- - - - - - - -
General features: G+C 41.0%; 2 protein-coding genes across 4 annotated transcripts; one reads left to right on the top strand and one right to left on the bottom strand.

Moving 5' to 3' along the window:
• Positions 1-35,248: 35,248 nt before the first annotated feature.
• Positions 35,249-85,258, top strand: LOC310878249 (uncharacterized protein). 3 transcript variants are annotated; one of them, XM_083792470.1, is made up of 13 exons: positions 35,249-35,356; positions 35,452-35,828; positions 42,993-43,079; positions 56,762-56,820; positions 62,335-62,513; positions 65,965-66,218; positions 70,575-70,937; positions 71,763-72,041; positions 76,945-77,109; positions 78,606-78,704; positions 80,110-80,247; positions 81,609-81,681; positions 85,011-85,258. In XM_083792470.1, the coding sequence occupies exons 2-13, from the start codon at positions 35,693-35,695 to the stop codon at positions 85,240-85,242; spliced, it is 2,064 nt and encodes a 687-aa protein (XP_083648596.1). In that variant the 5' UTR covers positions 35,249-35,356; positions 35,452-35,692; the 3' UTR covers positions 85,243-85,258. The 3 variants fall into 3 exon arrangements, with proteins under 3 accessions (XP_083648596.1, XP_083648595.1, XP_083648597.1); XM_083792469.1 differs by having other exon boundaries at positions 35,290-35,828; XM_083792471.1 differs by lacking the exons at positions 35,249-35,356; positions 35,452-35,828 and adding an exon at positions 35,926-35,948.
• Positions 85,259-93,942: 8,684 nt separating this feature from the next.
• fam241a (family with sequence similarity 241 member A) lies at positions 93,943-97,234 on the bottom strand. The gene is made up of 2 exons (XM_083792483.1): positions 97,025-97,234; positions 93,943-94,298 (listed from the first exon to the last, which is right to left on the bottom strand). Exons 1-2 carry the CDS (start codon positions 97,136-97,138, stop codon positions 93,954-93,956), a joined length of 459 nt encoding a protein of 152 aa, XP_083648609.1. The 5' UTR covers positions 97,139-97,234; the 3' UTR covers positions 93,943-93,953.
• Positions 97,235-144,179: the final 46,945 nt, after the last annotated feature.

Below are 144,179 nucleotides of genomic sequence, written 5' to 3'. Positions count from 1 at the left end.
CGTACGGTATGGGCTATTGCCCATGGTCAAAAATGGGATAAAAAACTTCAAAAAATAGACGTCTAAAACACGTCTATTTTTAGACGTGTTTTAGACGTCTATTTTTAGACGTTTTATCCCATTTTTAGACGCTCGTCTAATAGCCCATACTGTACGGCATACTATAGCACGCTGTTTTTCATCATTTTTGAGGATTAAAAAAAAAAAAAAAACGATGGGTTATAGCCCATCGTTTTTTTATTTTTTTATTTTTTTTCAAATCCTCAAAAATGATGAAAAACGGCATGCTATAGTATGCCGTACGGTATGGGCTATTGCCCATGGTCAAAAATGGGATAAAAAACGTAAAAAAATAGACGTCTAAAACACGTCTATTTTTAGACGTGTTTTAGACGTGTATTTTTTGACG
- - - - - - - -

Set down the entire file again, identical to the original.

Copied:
General features: G+C 41.0%; 2 protein-coding genes across 4 annotated transcripts; one reads left to right on the top strand and one right to left on the bottom strand.

Moving 5' to 3' along the window:
• Positions 1-35,248: 35,248 nt before the first annotated feature.
• Positions 35,249-85,258, top strand: LOC310878249 (uncharacterized protein). 3 transcript variants are annotated; one of them, XM_083792470.1, is made up of 13 exons: positions 35,249-35,356; positions 35,452-35,828; positions 42,993-43,079; positions 56,762-56,820; positions 62,335-62,513; positions 65,965-66,218; positions 70,575-70,937; positions 71,763-72,041; positions 76,945-77,109; positions 78,606-78,704; positions 80,110-80,247; positions 81,609-81,681; positions 85,011-85,258. In XM_083792470.1, the coding sequence occupies exons 2-13, from the start codon at positions 35,693-35,695 to the stop codon at positions 85,240-85,242; spliced, it is 2,064 nt and encodes a 687-aa protein (XP_083648596.1). In that variant the 5' UTR covers positions 35,249-35,356; positions 35,452-35,692; the 3' UTR covers positions 85,243-85,258. The 3 variants fall into 3 exon arrangements, with proteins under 3 accessions (XP_083648596.1, XP_083648595.1, XP_083648597.1); XM_083792469.1 differs by having other exon boundaries at positions 35,290-35,828; XM_083792471.1 differs by lacking the exons at positions 35,249-35,356; positions 35,452-35,828 and adding an exon at positions 35,926-35,948.
• Positions 85,259-93,942: 8,684 nt separating this feature from the next.
• fam241a (family with sequence similarity 241 member A) lies at positions 93,943-97,234 on the bottom strand. The gene is made up of 2 exons (XM_083792483.1): positions 97,025-97,234; positions 93,943-94,298 (listed from the first exon to the last, which is right to left on the bottom strand). Exons 1-2 carry the CDS (start codon positions 97,136-97,138, stop codon positions 93,954-93,956), a joined length of 459 nt encoding a protein of 152 aa, XP_083648609.1. The 5' UTR covers positions 97,139-97,234; the 3' UTR covers positions 93,943-93,953.
• Positions 97,235-144,179: the final 46,945 nt, after the last annotated feature.

Below are 144,179 nucleotides of genomic sequence, written 5' to 3'. Positions count from 1 at the left end.
CGTACGGTATGGGCTATTGCCCATGGTCAAAAATGGGATAAAAAACTTCAAAAAATAGACGTCTAAAACACGTCTATTTTTAGACGTGTTTTAGACGTCTATTTTTAGACGTTTTATCCCATTTTTAGACGCTCGTCTAATAGCCCATACTGTACGGCATACTATAGCACGCTGTTTTTCATCATTTTTGAGGATTAAAAAAAAAAAAAAAACGATGGGTTATAGCCCATCGTTTTTTTATTTTTTTATTTTTTTTCAAATCCTCAAAAATGATGAAAAACGGCATGCTATAGTATGCCGTACGGTATGGGCTATTGCCCATGGTCAAAAATGGGATAAAAAACGTAAAAAAATAGACGTCTAAAACACGTCTATTTTTAGACGTGTTTTAGACGTGTATTTTTTGACG